A chat with Ben Bii, the rising star of Kalenjin benga music

Musician Ben Bii speaks during an interview with the Nation at his home at Kaproron village in Chepalungu, Bomet County, on June 28, 2020.  

Photo credit: Francis Mureithi | Nation Media Group

What you need to know:

  • Kong’asis is the home of the late popular musician Kipchamba arap Tapotuk, who is regarded as the grandfather of Kalenjin music.
  • So far, the song has attracted more than 200,000 views on YouTube.
  • In 2018, he released his fifth album, Tanganga, which has songs such as Leonida and Kemunto.

To many secular music lovers in the Kalenjin community, the name Ben Bii Kaproron is very familiar. His ability to connect with ordinary people through his music is serving him well beyond his village of Kaproron in Kong’asis ward of Chepalungu, Bomet County.

Kong’asis is the home of the late popular musician Kipchamba arap Tapotuk, who is regarded as the grandfather of Kalenjin music.

The 34-year-old Bii is following in the footsteps of Kipchamba.

One of his recent performances saw Bii earn a once-in-a-lifetime ride in one of the presidential vehicles.

“I was guarded by the Recce squad, and that was a big honour for me. My dad worked as a Kenya Defence Forces (KDF) soldier for 35 years and never had a one-on-one with the President, but I got that chance,” he says.

However, the ongoing Covid-19 pandemic has slowed down things for Bii.

“This coronavirus thing has put the brakes on the entertainment world,” he says. “I had planned several performances,” says Bii to the Saturday at Chepalungu village recently, where he was feeding his domestic animals.

“Life must continue beyond singing and these five cows give me satisfaction when I am not on stage as I wait for the entertainment world to resume.”

His top composition is Batiemisiek, loosely translated to ‘let us take care of the elderly.’

Composed song

"This is a real-life experience as I met an old grandmother in the cold on my way from Nakuru after she was chased away by her husband. I took her back to her matrimonial home, and this is why I composed this song."

So far, the song has attracted more than 200,000 views on YouTube.

His other song, Beatrice has also attracted more than 150,000 views.

Some 15 of his songs are among the top ringtones among the residents of Rift Valley and are popular hits on Kalenjin radio stations.

Bii is a former student at Komboni Polytechnic in Gilgil. He is also a trained videographer at Vision Institute in Nairobi.

He started out his music career in 2010 as a producer. Unknown to many, he is the initial producer of Aron Cheruiyot Rotich, popularly known as ‘Sweet Star’ and many other Kalenjin singers.

In his formative years in music, he says he was largely influenced by the late musician Weldon Cheruiyot, aka ‘Keneni’.

"I joined ‘Keneni’ as a backup artist and after performing his popular song Safari Ya Israel, he told me I could also sing," he says.

Studio fees

"I will forever be indebted to him for encouraging me as he went on and paid for my studio fees in 2015 when I produced my first album titled Mongina. It has songs such as Matirir Tetyo, Silent Drills and Ngendekab Chebet," he says.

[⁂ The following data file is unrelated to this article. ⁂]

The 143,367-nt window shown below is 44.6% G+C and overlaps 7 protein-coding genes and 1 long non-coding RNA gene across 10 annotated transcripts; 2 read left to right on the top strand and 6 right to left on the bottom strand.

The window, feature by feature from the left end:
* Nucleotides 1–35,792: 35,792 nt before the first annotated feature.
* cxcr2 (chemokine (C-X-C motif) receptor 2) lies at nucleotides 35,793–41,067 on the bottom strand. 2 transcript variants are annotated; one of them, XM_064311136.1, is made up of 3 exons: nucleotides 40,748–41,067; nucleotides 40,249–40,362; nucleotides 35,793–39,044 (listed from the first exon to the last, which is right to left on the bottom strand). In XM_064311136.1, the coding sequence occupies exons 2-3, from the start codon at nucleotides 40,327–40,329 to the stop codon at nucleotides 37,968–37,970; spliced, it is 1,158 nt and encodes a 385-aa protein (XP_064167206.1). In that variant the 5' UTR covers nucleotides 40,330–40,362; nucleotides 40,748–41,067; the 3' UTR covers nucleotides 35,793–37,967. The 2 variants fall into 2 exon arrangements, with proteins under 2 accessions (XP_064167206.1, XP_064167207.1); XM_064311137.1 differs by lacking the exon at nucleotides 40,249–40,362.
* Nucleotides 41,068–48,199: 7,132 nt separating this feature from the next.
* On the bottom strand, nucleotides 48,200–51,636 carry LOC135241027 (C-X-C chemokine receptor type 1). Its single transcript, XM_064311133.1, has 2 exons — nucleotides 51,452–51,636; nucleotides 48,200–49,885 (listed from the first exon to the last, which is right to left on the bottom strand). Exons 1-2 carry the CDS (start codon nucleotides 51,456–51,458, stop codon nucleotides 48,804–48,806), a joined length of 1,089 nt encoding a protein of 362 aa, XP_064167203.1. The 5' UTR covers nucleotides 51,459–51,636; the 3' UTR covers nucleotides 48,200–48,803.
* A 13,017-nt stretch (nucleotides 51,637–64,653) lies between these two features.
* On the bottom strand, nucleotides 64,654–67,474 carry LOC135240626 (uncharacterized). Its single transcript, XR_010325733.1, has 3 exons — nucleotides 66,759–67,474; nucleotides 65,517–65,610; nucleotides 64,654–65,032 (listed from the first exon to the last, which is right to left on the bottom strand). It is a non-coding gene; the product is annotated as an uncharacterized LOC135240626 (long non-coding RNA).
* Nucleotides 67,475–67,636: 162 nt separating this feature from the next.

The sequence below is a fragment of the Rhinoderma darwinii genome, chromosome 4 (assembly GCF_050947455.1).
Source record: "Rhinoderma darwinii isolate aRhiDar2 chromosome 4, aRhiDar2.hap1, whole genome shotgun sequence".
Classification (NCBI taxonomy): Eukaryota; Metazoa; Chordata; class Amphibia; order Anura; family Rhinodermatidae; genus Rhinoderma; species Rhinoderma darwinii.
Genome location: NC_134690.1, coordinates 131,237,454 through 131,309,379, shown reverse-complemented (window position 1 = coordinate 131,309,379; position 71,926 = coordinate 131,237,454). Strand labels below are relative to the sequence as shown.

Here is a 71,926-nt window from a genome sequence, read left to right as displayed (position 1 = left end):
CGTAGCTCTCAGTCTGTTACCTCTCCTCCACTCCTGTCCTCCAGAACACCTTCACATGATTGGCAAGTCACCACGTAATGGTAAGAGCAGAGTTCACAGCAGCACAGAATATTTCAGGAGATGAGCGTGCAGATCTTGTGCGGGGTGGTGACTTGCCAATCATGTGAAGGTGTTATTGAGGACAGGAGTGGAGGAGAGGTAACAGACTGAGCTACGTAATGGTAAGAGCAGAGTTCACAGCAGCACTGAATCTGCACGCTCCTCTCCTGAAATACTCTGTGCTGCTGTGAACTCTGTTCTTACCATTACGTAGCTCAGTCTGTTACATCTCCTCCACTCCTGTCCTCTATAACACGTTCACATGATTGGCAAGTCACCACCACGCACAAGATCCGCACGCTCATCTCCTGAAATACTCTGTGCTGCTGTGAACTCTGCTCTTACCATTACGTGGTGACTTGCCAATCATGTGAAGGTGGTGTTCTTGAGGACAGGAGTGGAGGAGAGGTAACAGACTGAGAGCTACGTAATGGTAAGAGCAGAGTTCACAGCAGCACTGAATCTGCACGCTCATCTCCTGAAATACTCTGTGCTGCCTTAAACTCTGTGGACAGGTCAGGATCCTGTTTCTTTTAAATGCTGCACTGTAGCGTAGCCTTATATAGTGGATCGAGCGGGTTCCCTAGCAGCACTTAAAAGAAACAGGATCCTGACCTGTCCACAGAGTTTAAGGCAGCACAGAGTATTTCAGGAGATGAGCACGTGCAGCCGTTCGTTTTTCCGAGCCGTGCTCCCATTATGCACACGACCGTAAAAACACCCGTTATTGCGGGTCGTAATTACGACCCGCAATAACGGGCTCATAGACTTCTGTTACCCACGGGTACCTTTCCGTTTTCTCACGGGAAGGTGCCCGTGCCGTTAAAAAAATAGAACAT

In 2016, he released the single Batiemisiek, which was followed by Susana and Isabella in 2017.

"Susana was popular in public rallies. Leaders like the late Bomet Governor Beatrice Kones often started their functions with this song to work up the crowd."

So popular is Bii in Kericho and Bomet counties that many public and social gatherings are never complete without his presence.

He has earned invitations to public rallies in Nakuru, Kericho, Bomet, Uasin Gishu, and many the Carnivore in Nairobi.

In 2018, he released his fifth album, Tanganga, which has songs such as Leonida and Kemunto.

Despite coronavirus pandemic, Bii has produced his latest song, Ruth Chelimo.

"This song is doing well and I hope to release more in the coming days," says the father of three – two girls and one boy.

He says one of the lessons he has learnt during the pandemic is to have a fallback plan when music comes to an abrupt stop.

"I had four boys as my dancing crew who are now suffering. I had bouncers, a personal assistant, and a driver," he added.

"Adjusting is not easy with this coronavirus. I heard there was Sh100 million to cushion artists but nobody has called me about the money. I have visited county government offices several times with little success."

Unsuccessful attempt

He says he initially wanted to become a soldier but he was not selected.

"After an unsuccessful attempt to become a soldier, I decided to go to Nairobi and study video editing, and that is how my interest in music grew as I handled popular Kalenjin musicians," he says.

The second born in a family of seven attributes his rising star to his wife Joyce Cherono and support from his parents David Kibii Siele and Cecilia Siele.

"My wife is the pillar of my music. As the saying goes, behind every successful man there is a woman, and my wife Joyce is the unsung heroine. She has treated me like a king," he said.

His music sojourn was jumpstarted by his father who gave him Sh60,000.

"I used the money to buy editing machines such as computers and cameras and I launched my career as a music producer," said Bii.

He says most of his songs revolve around romance, moral issues, culture, family, politics, education, business and farming, among others.

He advises the upcoming musician to take music seriously.

"Music as a career has a life span and I urge young musician to make hay while the sun shines because one day it might be stopped by a more deadly virus than covid-19," says Bii.

His father says he is proud of his second-born son.

"He sings reality songs and he has made me famous. Whenever I am in Bomet and Kericho town and I identify myself as his father, I receive many praises," says Siele.

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